In July, 1913, J.H Oakes, a wholesale merchant, and his wife Jessie took out a building permit
for a $12,000 dwelling and hired the local architectural firm of Nisbet & Paradice to design
their new home. The 17-room, 6,000 square foot house was designed in the Neoclassical
Revival style and features brick walls, sandstone trim, and oak detailing. Of particular interest is the two-story, pedimented front porch with minimally decorated, full-height columns,
which lend the house its distinguished neoclassical influence.
When constructed, the house was considered one of the most modern in the city. The dining
room had a floor bell to call servants and the lower floor also included a living room, music
room, and solarium with a billiard room in the basement. An upstairs bedroom features an
unusual bed which could be used in warm weather. The bed extends outside the wall of the
house with a special screened cover. When not in use, the bed can be pushed into the cover
which converts into a bench.
The Oakes’ lived in the house with their two children, Fred and Sarah, until Jessie’s death in
1922. The house was then sold to Boise developer, Walter E. Pierce. Founded in 1890, W.E.
Pierce and Company was primarily interested in real estate and quickly began developing and
promoting Boise. Over the next 40 years Pierce was instrumental to Boise’s growth. The
fi rm developed most of the neighborhoods in Boise’s North End and platted subdivisions in
the East End and along State Street as well. Walter entered politics and served as mayor of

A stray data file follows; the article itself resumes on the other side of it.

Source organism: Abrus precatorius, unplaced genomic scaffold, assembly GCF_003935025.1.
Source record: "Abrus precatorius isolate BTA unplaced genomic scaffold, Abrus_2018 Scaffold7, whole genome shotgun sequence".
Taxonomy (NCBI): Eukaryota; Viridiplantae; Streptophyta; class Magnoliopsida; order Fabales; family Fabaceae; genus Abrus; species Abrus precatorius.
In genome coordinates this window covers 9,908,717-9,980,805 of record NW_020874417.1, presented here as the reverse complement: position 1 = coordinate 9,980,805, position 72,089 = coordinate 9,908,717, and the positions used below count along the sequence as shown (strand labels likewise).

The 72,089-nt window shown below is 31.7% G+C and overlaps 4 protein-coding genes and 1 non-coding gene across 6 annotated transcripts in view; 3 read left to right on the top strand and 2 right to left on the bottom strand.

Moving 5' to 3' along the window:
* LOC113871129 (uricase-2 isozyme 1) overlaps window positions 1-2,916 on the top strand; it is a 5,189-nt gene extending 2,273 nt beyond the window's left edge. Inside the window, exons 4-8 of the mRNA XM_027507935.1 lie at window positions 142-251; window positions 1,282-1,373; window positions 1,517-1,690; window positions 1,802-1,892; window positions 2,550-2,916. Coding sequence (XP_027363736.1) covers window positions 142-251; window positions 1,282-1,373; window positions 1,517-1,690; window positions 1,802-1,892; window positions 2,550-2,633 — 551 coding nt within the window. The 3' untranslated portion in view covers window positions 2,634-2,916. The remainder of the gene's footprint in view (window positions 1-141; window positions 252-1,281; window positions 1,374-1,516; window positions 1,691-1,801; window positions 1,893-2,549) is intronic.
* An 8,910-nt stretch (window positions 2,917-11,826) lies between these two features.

Boise in 1895 and 1896, was elected president of the Commercial Club, today’s Chamber of
Commerce, and operated the Natatatorium, Boise’s natural hot water resort. He organized
the Boise and Interurban electric railway which connected communities in the Boise Valley.
In 1927, the Pierces temporarily left 1201 Harrison to allow Governor H. Clarence Baldridge
and his wife Cora to use the home as their official residence during his time in office. Pierce later returned and remained at that address until 1943.
This architectural eclecticism fell out of favor after World War II and Harrison Boulevard, like many older areas of Boise, lost some of its appeal. That said, Boise’s civic, political, and cultural elite never completely abandoned the neighborhood and the appeal of its grand houses continued to attract the upper echelons of Boise society. In 1977, a tour of homes on Harrison Boulevard to raise funds for the relocation of the Bishop’s House drew approximately 5,000 participants in five hours. The street was listed in the National Register of Historic Places in 1980 and was further protected when the City of Boise designated Harrison as a local historic district in 1989. Harrison Boulevard in Boise’s historic North End continues to prove the ideals of the early Twentieth Century and illustrate that beautiful neighborhoods improve the spirit of a city and enhance the well-being of its citizens.
*This home was featured on the 2014 Heritage Homes tour by Preservation Idaho. To learn more, click here.